meaning of candlestick chart

candlestick chart meaning in Law Dictionary

device used to understand current costs and predicting future cost actions. By the comprehension of this, the trader knows when far better trade, thereby making more profits in the transactions or A chart that indicates the trading range for the day along with the opening and finishing price. In the event that available price is more than the close cost, the rectangle between the open and close price is shaded. If the close price is greater than the available price, that section of the chart just isn't shaded.

candlestick chart meaning in Business Dictionary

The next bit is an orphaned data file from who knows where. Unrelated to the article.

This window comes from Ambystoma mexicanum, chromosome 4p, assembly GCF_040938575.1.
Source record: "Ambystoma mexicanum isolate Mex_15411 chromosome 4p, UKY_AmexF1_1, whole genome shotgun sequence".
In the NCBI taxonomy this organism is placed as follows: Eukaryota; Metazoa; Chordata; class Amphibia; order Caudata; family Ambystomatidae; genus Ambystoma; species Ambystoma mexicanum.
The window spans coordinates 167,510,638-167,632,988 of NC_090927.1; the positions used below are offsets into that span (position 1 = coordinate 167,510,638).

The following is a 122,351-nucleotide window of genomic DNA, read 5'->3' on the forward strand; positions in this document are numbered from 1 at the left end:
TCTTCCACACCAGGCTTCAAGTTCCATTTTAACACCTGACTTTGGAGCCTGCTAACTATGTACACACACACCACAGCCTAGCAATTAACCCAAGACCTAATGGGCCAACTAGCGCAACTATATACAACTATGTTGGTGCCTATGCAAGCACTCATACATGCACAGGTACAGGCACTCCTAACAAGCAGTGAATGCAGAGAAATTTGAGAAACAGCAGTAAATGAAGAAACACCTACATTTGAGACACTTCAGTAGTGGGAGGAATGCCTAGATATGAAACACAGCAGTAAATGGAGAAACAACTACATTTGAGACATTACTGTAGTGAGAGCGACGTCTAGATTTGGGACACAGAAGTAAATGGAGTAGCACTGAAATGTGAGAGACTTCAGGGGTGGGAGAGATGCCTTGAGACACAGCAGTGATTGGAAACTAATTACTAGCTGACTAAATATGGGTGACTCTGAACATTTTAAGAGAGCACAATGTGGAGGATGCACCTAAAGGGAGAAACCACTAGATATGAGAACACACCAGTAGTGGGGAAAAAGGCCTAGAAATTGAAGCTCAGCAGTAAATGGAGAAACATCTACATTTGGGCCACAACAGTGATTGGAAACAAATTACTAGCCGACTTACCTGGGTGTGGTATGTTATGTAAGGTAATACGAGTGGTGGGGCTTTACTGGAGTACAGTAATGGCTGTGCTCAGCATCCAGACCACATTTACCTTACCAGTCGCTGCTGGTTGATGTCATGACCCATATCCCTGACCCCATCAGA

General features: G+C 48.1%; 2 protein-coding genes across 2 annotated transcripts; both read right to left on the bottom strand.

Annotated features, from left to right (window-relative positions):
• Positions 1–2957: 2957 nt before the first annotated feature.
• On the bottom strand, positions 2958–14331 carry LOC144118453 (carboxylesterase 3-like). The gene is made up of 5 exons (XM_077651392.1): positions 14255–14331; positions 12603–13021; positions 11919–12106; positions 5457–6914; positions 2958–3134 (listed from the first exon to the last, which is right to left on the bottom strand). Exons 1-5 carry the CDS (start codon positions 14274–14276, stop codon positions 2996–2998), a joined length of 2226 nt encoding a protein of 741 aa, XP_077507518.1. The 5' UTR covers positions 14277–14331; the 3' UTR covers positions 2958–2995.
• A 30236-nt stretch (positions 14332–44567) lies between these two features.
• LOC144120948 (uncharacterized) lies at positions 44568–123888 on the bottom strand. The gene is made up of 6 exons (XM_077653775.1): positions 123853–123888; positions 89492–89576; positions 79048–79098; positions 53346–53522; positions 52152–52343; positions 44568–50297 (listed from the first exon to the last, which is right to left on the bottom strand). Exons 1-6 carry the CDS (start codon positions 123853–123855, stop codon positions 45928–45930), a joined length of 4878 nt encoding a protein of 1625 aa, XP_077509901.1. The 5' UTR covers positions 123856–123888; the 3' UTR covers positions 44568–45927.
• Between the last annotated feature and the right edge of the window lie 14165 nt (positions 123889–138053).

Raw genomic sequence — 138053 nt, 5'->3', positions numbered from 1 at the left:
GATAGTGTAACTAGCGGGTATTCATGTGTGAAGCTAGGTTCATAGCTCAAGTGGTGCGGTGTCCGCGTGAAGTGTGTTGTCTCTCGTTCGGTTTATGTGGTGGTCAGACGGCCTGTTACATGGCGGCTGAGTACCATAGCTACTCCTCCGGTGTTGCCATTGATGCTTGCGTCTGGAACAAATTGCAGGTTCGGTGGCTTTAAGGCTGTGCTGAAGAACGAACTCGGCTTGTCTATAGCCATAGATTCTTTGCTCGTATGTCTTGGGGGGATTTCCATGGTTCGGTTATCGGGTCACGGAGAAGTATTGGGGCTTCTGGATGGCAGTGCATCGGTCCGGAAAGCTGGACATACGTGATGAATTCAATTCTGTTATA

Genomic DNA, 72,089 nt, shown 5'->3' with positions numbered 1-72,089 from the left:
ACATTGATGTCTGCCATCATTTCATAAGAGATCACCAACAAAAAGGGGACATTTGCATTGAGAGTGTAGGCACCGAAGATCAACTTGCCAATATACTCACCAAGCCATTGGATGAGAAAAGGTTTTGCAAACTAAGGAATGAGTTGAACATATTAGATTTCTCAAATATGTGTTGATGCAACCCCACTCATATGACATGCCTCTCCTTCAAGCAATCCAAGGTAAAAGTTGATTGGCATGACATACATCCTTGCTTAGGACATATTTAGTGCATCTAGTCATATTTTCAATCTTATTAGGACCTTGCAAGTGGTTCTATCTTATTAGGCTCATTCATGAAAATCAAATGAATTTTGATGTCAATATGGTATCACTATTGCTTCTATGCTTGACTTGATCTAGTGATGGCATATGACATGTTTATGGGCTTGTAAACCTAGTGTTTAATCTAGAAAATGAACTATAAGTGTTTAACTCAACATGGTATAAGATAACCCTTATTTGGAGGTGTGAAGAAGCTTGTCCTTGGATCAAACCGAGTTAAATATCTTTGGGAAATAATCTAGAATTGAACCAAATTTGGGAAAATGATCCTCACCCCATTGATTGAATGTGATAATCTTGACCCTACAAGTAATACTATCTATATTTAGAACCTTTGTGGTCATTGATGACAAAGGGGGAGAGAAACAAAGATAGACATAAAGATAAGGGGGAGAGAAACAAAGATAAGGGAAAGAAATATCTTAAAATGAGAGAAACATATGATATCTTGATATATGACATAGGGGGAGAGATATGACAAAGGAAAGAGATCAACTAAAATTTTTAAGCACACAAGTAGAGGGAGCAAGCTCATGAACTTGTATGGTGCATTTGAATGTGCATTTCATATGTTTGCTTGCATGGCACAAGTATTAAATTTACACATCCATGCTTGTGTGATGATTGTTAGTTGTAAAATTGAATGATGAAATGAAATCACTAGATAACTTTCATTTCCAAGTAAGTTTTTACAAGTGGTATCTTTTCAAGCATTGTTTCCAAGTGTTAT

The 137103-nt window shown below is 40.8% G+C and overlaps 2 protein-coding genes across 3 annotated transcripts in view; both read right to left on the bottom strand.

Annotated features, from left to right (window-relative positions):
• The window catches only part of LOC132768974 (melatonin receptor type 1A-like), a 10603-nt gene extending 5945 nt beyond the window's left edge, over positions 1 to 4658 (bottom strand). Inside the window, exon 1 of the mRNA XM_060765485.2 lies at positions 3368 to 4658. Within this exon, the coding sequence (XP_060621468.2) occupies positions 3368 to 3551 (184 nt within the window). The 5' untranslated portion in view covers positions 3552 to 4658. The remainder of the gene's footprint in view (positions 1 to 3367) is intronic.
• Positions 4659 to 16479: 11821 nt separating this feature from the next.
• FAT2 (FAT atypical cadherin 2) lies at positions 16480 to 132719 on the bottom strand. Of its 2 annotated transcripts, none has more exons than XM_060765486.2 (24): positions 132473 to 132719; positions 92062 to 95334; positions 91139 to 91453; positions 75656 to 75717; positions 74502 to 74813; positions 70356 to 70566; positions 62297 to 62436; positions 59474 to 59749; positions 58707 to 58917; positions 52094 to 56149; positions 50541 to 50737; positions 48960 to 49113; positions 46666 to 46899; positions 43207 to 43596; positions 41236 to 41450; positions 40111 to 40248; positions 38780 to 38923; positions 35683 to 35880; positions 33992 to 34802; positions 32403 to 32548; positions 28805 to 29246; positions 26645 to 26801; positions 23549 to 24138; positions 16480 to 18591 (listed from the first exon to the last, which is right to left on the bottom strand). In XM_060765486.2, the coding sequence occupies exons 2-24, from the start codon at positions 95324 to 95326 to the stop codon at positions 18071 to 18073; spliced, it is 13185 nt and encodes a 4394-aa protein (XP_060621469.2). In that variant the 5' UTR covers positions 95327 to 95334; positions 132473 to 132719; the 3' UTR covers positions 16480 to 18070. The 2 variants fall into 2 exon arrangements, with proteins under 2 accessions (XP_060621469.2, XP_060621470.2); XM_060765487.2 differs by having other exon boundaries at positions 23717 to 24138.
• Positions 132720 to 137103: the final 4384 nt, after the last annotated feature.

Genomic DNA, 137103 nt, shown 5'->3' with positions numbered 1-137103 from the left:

Often used in recording and analyzing the price of a commodity or security, this chart packs a large amount of data in a small space. The candlestick symbol represents a narrow vertical rectangle (box) with short straight lines (called upper and lower 'shadows' or 'wicks') extending from the center of each end. If the closing price of the item is lower than its opening price, the box is usually shown in solid black color and is called 'filled.' If the closing price is higher, the box is left blank or white and is called 'unfilled.' In a filled box, the top-end designates the opening price, and the bottom-end the closing price. In an unfilled box, the top-end designates the closing price, and the bottom end the opening price. Length of the top wick designates the highest price for which the item was sold in the specified period. Length of the bottom wick designates the lowest price for that period. The width of the box is usually proportional to the volume of trading. Price is measured along the vertical axis of the chart, and time along the horizontal axis. Invented in Japan, it is a type of box graph and often has several additional symbols attached to it to convey other bits of information. Called also box and whisker diagram or candle chart.